Trouble Brewing At The Coffee BarDori Jones Yang
Over the past few years, millions of Americans have become addicted to novel forms of coffee: such concoctions as a $2.20 double tall latte--two shots of espresso drowned in steamed milk. And many who once bought cans of Folger's or Maxwell House are buying beans with such names as Colombian Supremo or Irish Cream, selling for up to $8 a pound.
But now, such trendsetters will have their newfound dedication to gourmet coffee tested. Two severe frosts in Brazil in June and July have sent prices soaring on commodity exchanges, and the rises are being passed on to the consumer. That could turn off some of the newly initiated and lead to a shakeout in the booming business.
After dropping in the 1960s and 1970s, consumption in the U.S., the world's largest coffee market, has been climbing, largely because of specialty brews. In the '90s, that segment has grown by 7% to 10% a year, as such cafe chains as Starbucks and Gloria Jean's opened outlets across the country. Entrepreneurs jumped in, too, offering lattes and mochas on street corners.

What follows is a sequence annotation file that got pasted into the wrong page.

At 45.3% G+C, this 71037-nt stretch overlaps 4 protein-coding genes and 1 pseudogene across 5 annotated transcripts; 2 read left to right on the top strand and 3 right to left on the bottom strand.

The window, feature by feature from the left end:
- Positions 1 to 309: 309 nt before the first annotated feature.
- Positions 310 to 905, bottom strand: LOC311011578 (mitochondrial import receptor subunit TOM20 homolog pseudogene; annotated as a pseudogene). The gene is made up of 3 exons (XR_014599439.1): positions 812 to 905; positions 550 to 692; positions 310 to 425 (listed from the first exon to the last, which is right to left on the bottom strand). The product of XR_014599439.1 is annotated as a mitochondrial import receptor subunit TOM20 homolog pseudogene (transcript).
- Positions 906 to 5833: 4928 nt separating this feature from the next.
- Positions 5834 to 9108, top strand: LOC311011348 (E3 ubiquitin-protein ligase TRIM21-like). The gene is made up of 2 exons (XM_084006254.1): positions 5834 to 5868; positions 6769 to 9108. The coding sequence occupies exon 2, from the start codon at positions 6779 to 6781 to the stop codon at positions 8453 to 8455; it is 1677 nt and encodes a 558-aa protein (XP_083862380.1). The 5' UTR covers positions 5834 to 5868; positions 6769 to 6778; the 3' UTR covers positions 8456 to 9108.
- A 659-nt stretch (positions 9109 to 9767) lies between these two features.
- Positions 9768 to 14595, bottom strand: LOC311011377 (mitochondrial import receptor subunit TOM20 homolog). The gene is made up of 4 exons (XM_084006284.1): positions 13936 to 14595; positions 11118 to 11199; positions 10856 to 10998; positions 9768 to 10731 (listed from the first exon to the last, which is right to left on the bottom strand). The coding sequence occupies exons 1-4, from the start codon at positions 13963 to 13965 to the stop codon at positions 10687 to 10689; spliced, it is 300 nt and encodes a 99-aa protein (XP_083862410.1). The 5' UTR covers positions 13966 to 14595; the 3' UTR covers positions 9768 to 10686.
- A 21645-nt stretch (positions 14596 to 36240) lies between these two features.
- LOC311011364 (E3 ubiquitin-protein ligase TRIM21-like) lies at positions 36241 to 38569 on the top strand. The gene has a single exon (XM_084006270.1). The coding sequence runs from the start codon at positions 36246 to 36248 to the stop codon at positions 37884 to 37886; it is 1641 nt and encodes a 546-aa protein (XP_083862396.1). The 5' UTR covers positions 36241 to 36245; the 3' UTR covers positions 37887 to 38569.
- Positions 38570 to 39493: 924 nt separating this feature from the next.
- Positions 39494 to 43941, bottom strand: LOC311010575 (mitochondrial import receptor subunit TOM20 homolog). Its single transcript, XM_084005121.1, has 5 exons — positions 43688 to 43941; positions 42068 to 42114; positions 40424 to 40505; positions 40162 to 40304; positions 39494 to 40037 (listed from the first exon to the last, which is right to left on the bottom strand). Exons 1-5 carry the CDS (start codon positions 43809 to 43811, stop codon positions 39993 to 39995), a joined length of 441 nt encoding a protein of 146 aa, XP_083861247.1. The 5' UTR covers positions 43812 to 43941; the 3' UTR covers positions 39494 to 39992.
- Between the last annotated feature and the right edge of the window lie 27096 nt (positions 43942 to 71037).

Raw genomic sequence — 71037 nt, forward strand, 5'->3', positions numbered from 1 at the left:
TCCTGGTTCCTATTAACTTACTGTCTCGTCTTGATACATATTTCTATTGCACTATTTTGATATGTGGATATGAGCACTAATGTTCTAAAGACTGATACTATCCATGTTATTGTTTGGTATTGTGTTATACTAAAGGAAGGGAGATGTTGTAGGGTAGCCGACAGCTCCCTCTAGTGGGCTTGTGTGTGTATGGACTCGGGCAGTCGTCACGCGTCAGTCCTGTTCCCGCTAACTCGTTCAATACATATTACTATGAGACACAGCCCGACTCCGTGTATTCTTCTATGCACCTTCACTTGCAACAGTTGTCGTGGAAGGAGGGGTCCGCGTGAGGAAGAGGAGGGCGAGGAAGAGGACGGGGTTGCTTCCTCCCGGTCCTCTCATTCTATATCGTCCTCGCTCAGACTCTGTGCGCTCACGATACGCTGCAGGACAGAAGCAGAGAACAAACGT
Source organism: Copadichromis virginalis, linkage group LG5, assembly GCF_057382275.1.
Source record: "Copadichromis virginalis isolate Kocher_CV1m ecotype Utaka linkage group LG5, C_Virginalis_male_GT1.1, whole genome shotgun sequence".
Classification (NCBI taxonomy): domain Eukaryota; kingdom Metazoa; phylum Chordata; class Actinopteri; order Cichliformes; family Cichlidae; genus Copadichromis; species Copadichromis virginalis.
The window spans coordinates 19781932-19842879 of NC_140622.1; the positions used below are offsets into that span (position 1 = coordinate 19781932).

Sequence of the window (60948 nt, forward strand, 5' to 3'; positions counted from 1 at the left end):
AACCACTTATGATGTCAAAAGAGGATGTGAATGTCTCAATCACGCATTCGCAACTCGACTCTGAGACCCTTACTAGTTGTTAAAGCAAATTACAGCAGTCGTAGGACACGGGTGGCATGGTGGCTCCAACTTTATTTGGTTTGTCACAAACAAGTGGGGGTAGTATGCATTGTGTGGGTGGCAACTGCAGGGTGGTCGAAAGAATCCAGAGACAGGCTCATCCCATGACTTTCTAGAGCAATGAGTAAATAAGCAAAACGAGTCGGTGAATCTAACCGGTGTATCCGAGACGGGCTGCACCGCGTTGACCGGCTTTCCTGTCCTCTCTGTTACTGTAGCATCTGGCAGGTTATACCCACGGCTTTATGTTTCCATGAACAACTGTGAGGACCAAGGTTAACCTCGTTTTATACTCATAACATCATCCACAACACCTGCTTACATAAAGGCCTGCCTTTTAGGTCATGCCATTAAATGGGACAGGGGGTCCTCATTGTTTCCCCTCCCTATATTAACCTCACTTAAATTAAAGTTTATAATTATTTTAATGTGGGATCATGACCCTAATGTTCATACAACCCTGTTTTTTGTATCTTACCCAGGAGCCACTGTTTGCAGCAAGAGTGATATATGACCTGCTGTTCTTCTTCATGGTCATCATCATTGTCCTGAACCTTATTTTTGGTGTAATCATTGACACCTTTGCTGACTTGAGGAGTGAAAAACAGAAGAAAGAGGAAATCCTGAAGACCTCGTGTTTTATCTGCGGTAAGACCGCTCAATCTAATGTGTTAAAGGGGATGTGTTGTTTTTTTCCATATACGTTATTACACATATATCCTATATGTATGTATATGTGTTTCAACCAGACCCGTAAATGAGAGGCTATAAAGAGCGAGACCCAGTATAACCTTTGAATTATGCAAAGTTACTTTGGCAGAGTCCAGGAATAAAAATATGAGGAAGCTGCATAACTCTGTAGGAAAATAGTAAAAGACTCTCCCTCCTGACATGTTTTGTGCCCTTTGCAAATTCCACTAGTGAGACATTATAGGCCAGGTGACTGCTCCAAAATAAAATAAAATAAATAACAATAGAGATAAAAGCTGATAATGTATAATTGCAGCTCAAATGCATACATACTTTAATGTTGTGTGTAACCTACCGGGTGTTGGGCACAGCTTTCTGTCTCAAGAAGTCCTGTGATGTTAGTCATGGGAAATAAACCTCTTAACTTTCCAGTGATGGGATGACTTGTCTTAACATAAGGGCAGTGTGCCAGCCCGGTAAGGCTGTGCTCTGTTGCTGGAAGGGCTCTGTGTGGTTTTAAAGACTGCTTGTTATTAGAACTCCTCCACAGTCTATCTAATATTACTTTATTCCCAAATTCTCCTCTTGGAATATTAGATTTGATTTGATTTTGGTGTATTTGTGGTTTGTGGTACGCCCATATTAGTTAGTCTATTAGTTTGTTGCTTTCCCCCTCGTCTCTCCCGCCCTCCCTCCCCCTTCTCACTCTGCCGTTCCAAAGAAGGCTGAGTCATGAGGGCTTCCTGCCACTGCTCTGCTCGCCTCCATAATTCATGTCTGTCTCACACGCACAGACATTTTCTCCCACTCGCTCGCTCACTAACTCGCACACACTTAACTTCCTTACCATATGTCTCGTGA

Until this year, though, basic green-coffee prices remained low. That's because the International Coffee Agreement, a cartel that for years propped up prices, fell apart in 1989. As prices softened, world production fell this harvest season, to an estimated 90.6 million bags--well below consumption of about 100 million bags per year.
FAST KICK. Next year's crop was expected to decline even more. Then the frosts hit Brazil, which grows one-third of the world's coffee, and wiped out an estimated 45% of its 1995 harvest. That sent coffee prices up 100% on New York's Coffee, Sugar, & Cocoa Sugar Exchange, to a high of $2.74 a pound on July 13.
In the U.S., the big three producers reacted quickly. Procter & Gamble, Kraft General Foods, and Nestle, which together control 70% of the market, kicked prices up 45%, or about $1.35 per pound. Hikes by gourmet-coffee producers, with fatter margins, have been somewhat less. Brothers Gourmet Coffees in Boca Raton, Fla., the largest supplier to U.S. supermarkets, raised its prices 65 cents per pound.
Consumer agencies are taking notice. On July 7, Richard M. Kessel, executive director of the New York State Consumer Protection Board, called on the Justice Dept. to investigate the surge in retail prices. "Coffee already on store shelves has nothing to do with this year's crop," Kessel says.
Seattle's Starbucks Coffee Co., whose 383 outlets make it the nation's No.1 operator of specialty coffee shops, claims that its planned 10% price hike on July 22 is minimal. "We did not raise our price to cover current replacement costs, only to cover incremental costs in fiscal 1995," says Starbucks President Mrin Smith. He and other gourmet sellers are sticking to their growth plans. They're betting that consumers hooked on lattes won't mind spending an extra nickel or dime for their morning fix.